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Trace (Matrix)

The trace of an $n\times n$ Square Matrix A is defined by

\mathop{\rm Tr}\nolimits ({\hbox{\sf A}})\equiv \sum_{i=1}^n a_{ii}.
\end{displaymath} (1)

For Square Matrices A and B, it is true that
$\displaystyle \mathop{\rm Tr}\nolimits ({\hbox{\sf A}})$ $\textstyle =$ $\displaystyle \mathop{\rm Tr}\nolimits ({\hbox{\sf A}}^{\rm T})$ (2)
$\displaystyle \mathop{\rm Tr}\nolimits ({\hbox{\sf A}}+{\hbox{\sf B}})$ $\textstyle =$ $\displaystyle \mathop{\rm Tr}\nolimits ({\hbox{\sf A}})+\mathop{\rm Tr}\nolimits ({\hbox{\sf B}})$ (3)
$\displaystyle \mathop{\rm Tr}\nolimits (\alpha{\hbox{\sf A}})$ $\textstyle =$ $\displaystyle \alpha\mathop{\rm Tr}\nolimits ({\hbox{\sf A}})$ (4)

(Lange 1987, p. 40). The trace is invariant under a Similarity Transformation
{\hbox{\sf A}}'\equiv{\hbox{\sf B}}{\hbox{\sf A}}{\hbox{\sf B}}^{-1}
\end{displaymath} (5)

(Lange 1987, p. 64). Since
(bab^{-1})_{ij} = b_{il}a_{lk}b^{-1}_{kj},
\end{displaymath} (6)

$\displaystyle \mathop{\rm Tr}\nolimits ({\hbox{\sf B}}{\hbox{\sf A}}{\hbox{\sf B}}^{-1})$ $\textstyle =$ $\displaystyle b_{il}a_{lk}{b^{-1}}_{ki}$  
  $\textstyle =$ $\displaystyle (b^{-1}b)_{kl}a_{lk} = \delta_{kl}a_{lk}$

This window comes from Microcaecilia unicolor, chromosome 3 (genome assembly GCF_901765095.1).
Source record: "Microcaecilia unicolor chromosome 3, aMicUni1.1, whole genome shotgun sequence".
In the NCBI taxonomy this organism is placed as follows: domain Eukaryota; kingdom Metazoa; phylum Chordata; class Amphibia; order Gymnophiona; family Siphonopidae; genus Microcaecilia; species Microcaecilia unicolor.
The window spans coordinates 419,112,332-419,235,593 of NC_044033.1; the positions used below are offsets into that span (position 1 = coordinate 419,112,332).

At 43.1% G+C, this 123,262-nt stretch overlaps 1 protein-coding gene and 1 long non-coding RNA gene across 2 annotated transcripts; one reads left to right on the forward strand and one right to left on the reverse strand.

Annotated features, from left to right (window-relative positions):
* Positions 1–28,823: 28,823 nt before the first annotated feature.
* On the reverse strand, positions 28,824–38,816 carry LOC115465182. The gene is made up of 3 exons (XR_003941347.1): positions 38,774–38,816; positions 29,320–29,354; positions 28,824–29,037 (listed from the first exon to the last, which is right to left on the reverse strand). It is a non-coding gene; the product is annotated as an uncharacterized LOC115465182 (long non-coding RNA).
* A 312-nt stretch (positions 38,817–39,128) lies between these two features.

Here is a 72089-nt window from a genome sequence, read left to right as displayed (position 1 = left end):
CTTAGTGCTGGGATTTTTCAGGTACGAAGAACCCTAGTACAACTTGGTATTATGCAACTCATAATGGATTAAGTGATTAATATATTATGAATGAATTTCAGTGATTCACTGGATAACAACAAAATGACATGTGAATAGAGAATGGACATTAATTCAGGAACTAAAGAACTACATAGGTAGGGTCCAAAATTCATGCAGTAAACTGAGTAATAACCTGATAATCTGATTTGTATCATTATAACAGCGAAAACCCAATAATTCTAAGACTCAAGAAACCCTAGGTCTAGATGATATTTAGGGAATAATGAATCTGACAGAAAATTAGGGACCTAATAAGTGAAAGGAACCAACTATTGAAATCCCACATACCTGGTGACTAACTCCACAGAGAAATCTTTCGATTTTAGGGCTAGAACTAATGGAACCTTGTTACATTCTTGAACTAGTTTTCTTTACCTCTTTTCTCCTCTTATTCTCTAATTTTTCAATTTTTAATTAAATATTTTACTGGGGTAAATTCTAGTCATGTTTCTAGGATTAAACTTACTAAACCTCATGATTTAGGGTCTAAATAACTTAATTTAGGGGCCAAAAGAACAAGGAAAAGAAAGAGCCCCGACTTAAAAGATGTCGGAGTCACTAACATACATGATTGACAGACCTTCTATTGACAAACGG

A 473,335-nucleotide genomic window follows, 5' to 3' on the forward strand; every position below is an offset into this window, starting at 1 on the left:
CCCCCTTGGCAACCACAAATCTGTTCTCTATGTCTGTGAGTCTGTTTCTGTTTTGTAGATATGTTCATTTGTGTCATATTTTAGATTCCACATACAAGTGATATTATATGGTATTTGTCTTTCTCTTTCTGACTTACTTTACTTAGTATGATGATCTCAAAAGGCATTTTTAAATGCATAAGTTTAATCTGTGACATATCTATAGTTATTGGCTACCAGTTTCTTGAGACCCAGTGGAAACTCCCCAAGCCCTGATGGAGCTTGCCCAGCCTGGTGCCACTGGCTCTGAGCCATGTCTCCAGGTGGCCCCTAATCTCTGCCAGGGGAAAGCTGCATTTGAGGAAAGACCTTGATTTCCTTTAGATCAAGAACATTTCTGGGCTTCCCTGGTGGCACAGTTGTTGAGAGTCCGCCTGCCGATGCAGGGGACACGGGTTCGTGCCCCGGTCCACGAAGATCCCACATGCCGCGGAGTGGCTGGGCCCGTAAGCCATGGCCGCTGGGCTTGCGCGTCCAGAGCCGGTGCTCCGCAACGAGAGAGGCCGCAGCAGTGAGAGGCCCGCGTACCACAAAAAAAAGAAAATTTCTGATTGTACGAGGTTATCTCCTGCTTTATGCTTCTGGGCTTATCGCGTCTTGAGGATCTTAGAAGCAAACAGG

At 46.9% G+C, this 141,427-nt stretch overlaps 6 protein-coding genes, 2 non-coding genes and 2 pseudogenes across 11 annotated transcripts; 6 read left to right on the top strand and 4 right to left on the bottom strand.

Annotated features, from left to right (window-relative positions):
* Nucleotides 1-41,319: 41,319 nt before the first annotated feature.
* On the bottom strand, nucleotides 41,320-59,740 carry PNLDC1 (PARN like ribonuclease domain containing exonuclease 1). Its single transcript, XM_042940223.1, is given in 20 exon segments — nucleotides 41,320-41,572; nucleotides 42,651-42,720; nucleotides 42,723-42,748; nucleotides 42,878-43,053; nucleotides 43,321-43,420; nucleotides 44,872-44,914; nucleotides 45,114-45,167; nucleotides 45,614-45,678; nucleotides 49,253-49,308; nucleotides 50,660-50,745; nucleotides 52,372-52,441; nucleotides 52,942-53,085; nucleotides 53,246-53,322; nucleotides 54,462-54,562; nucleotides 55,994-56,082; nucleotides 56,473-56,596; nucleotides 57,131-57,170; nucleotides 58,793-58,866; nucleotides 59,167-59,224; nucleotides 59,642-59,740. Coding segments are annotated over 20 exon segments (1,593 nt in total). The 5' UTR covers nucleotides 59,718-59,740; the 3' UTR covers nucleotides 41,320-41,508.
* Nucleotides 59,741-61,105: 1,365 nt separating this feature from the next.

$\textstyle =$ $\displaystyle a_{kk} = \mathop{\rm Tr}\nolimits ({\hbox{\sf A}}),$ (7)

where $\delta_{ij}$ is the Kronecker Delta.

The trace of a product of square matrices is independent of the order of the multiplication since

$\displaystyle \mathop{\rm Tr}\nolimits ({\hbox{\sf A}}{}{\hbox{\sf B}})$ $\textstyle =$ $\displaystyle (ab)_{ii} = a_{ij}b_{ji} = b_{ji}a_{ij}$  
  $\textstyle =$ $\displaystyle (ba)_{jj} = \mathop{\rm Tr}\nolimits ({\hbox{\sf B}}{}{\hbox{\sf A}}).$ (8)

Therefore, the trace of the Commutator of $A$ and $B$ is given by
\mathop{\rm Tr}\nolimits ([{\hbox{\sf A}},{\hbox{\sf B}}]) \...
...)-\mathop{\rm Tr}\nolimits ({\hbox{\sf B}}{\hbox{\sf A}}) = 0.
\end{displaymath} (9)

The product of a Symmetric and an Antisymmetric Matrix has zero trace,
\mathop{\rm Tr}\nolimits (A_SB_A) = 0.
\end{displaymath} (10)

The value of the trace can be found using the fact that the matrix can always be transformed to a coordinate system where the z-Axis lies along the axis of rotation. In the new coordinate system, the Matrix is

{\hbox{\sf A}}' = \left[{\matrix{\cos \phi & \sin \phi & 0\cr -\sin \phi & \cos \phi & 0\cr 0 & 0 & 1\cr}}\right],
\end{displaymath} (11)

so the trace is
\mathop{\rm Tr}\nolimits ({\hbox{\sf A}}') = \mathop{\rm Tr}\nolimits ({\hbox{\sf A}}) \equiv a_{ii} = 1+2\cos\phi.
\end{displaymath} (12)


Lang, S. Linear Algebra, 3rd ed. New York: Springer-Verlag, pp. 40 and 64, 1987.

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© 1996-9 Eric W. Weisstein